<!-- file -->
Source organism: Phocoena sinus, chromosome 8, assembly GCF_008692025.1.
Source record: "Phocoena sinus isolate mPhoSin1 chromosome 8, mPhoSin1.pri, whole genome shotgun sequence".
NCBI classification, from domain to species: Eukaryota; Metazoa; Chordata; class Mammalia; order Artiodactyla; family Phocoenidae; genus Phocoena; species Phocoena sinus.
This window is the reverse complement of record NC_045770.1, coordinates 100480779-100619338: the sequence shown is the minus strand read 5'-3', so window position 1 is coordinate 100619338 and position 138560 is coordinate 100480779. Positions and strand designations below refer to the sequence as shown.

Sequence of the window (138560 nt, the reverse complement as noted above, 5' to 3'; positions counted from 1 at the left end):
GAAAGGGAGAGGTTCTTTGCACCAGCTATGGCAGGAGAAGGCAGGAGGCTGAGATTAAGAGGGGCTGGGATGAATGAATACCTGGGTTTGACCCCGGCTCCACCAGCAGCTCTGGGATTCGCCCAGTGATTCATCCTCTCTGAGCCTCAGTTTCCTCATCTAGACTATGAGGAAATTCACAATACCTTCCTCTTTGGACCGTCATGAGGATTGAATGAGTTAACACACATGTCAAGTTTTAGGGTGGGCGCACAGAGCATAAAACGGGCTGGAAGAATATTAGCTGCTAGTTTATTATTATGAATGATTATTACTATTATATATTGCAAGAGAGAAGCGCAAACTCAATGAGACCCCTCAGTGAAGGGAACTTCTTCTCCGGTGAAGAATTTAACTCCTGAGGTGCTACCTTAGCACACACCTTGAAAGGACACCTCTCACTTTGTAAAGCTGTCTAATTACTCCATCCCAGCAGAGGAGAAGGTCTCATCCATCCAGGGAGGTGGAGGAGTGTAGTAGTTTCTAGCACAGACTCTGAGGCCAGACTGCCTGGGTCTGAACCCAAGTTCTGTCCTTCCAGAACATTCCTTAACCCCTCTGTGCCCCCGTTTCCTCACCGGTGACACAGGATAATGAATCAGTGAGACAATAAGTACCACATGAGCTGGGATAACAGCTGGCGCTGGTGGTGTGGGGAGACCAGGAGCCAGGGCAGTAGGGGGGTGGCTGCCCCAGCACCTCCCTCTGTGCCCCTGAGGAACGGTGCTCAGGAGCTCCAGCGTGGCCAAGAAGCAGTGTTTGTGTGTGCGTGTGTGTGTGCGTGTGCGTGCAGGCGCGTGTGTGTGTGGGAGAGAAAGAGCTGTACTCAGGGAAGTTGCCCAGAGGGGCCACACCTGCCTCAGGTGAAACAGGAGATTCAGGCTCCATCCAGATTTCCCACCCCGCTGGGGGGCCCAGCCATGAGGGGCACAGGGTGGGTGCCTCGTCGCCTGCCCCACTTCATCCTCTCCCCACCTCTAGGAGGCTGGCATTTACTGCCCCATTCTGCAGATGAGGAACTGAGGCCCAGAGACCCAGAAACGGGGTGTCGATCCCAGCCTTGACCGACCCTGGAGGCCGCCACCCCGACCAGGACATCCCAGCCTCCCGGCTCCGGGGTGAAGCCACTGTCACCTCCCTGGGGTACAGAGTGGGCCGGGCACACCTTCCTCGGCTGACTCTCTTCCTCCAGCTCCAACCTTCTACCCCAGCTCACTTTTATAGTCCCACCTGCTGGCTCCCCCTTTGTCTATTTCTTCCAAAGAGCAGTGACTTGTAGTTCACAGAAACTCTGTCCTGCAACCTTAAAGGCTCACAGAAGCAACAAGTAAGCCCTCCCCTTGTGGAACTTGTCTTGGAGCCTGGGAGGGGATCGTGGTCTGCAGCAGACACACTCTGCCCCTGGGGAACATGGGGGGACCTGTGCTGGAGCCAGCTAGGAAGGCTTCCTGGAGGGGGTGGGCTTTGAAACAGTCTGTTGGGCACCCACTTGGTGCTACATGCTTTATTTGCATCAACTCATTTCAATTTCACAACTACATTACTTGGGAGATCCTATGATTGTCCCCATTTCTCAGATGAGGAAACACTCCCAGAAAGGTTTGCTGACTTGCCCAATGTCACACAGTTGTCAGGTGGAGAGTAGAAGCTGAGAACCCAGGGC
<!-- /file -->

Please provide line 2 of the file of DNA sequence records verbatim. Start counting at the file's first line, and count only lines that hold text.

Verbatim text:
Source record: "Phocoena sinus isolate mPhoSin1 chromosome 8, mPhoSin1.pri, whole genome shotgun sequence".